This week it is more of the same: great news from the U.S. economy but a flagging stock market as Europe continues to struggle and the euro erodes.
Views on the Dollar Change on a Dime
Just a few months ago the popular press was filled with articles about how to hedge one’s exposure to the U.S. dollar. I have long believed that higher productivity, more favourable demographics, and greater labour flexibility would make for a stronger dollar in the years ahead. However, I had no idea that the cracks in the European system would be exposed this quickly and that the dollar would rebound this strongly.
European Leaders Fail to Find a Common Voice
The euro has now fallen from a high of EUR 1.6 per $1 to EUR 1.24 per $1–which is where it was way back in 2008. Despite excitement over the European bailout plan earlier in the week, enthusiasm quickly faded as individual countries fretted about implementing austerity plans and politicians began to more openly worry about the euro’s demise. There was even a rumour (later denied) that French president Sarkozy threatened to take France off the euro. It certainly didn’t help that the chief executive of Deutsche Bank (DB) publicly questioned Greece’s ability to repay its debts in a televised comment.
Eurozone politicians are in many ways sabotaging themselves with the lack of a common story line and a single voice–a benefit that was certainly instrumental in helping the Federal Reserve bring the U.S. out of its mess.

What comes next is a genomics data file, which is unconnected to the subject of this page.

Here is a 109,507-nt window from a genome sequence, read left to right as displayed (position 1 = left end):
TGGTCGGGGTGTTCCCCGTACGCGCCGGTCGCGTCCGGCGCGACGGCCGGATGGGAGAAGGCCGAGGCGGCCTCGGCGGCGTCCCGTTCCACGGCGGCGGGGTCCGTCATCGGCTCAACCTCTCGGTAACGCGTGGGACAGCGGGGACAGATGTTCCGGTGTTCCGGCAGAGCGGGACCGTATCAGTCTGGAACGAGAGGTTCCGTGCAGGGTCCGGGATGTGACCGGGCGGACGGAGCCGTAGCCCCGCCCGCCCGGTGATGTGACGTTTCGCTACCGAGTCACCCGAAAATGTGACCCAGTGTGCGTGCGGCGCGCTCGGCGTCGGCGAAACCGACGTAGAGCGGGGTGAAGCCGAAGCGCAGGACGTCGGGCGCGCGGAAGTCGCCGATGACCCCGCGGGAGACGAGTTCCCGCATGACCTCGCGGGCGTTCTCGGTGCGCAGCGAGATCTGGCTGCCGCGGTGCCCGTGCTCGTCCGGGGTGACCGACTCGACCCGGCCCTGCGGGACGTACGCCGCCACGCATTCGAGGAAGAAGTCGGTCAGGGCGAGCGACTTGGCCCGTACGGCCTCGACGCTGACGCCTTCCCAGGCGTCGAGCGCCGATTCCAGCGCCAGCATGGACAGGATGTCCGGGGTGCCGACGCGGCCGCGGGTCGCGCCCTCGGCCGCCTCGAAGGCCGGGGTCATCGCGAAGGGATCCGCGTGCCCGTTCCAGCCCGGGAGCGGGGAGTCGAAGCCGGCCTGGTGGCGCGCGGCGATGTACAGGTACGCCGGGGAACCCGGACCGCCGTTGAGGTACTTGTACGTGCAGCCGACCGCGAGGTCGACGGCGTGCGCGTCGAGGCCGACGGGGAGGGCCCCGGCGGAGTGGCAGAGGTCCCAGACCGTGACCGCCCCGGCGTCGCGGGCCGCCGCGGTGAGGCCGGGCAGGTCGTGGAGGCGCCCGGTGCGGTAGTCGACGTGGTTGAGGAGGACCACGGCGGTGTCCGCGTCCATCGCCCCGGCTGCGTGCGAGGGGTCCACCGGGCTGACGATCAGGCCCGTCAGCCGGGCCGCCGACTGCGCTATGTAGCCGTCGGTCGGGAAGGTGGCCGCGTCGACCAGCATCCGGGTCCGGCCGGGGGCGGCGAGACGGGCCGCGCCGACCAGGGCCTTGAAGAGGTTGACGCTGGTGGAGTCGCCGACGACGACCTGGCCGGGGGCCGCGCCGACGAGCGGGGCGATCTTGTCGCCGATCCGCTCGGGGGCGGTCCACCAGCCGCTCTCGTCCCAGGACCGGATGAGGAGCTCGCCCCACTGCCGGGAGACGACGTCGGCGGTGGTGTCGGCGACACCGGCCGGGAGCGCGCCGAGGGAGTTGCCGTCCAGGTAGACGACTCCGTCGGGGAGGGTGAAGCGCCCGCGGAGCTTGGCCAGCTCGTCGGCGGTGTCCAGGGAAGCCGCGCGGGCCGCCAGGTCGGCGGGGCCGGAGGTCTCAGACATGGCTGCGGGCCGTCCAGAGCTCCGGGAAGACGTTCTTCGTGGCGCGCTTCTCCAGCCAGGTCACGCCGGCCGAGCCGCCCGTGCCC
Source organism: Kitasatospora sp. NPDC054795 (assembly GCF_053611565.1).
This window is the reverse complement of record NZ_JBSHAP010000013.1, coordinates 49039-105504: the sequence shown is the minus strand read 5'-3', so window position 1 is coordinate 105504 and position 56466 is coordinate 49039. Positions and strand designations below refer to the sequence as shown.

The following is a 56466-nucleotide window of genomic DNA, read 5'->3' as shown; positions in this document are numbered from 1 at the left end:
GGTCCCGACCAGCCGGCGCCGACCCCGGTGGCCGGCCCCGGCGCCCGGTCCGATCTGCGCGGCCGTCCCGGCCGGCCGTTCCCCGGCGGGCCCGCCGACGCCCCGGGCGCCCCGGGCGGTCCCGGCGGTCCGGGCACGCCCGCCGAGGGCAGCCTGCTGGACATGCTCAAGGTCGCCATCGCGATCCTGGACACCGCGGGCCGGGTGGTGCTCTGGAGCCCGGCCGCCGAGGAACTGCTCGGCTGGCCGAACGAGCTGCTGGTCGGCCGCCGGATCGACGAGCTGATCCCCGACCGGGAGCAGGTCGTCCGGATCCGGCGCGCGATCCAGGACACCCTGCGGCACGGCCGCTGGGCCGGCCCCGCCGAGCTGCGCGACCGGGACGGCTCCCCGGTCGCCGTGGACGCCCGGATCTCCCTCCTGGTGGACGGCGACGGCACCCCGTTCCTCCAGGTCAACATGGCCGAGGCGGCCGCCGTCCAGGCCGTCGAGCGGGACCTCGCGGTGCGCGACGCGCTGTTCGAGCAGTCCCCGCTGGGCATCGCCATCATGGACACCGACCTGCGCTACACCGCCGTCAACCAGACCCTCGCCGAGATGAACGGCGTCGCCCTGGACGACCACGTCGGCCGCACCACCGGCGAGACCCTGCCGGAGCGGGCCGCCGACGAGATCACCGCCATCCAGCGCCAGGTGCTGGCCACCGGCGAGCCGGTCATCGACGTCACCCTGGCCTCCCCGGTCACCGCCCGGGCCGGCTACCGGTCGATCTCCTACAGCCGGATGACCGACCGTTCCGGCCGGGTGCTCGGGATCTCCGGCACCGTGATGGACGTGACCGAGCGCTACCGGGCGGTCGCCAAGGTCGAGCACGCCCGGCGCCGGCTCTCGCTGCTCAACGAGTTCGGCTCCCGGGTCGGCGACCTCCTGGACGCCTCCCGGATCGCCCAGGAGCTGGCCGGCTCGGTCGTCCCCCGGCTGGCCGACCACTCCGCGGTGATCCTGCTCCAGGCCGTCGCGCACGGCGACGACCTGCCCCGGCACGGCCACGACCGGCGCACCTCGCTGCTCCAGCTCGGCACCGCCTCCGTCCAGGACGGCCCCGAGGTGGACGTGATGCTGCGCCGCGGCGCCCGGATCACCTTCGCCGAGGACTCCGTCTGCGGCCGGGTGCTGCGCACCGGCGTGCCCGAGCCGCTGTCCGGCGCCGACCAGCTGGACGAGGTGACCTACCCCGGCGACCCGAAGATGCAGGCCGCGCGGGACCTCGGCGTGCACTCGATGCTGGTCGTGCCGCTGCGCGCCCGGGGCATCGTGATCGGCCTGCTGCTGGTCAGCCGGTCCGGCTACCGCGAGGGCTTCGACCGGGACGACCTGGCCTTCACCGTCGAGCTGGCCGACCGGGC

The Biggest Problem with a Weak Europe: the U.S. Banking System
An indirect risk to the U.S. economy from the European debacle is related to the various European banks that hold a lot of government (sovereign) debt. These banks do business with U.S. banks and are counterparties in many transactions. If banks start distrusting each other again, that could cause additional problems in the U.S. banking system. This time around, however, the U.S. banking system is better capitalised than before the subprime fiasco in this country.
European Exports Represent Just 2%-3% of U.S. GDP
The direct effects of a weaker Europe on the U.S. are less clear. Total U.S. exports account for only 12% of total U.S. gross domestic products, making us one of the most self-contained countries among developed nations (in contrast, Germany derives almost 40% of its GDP from exports).
Breaking that down even further, the eurozone constituted just 20% or so of U.S. exports in 2009. So even if U.S. sales to the eurozone immediately and permanently dropped to zero, the effect on the U.S. GDP would be just over 2%.
As bad as things may get, I don’t think we are going to reach zero sales to Europe anytime soon.
Europe Will Be More Competitive, Companies With Large European Exposures Will Be Hurt
Unfortunately, a softening euro will create other problems. A weaker euro will make some European products more competitive in other world markets, although sky-high productivity in the U.S. will erode some of that advantage. Individual companies with large European exposures, such as consumer goods companies, could also see their profits cut short as sales in euros translate back to fewer dollars of U.S. profits. The dollar tailwind of late 2009 is in the process of turning into a headwind.
For a bigger picture of the European crisis and the recent bailout, this article from the Wharton School of Business provides an interesting European perspective.
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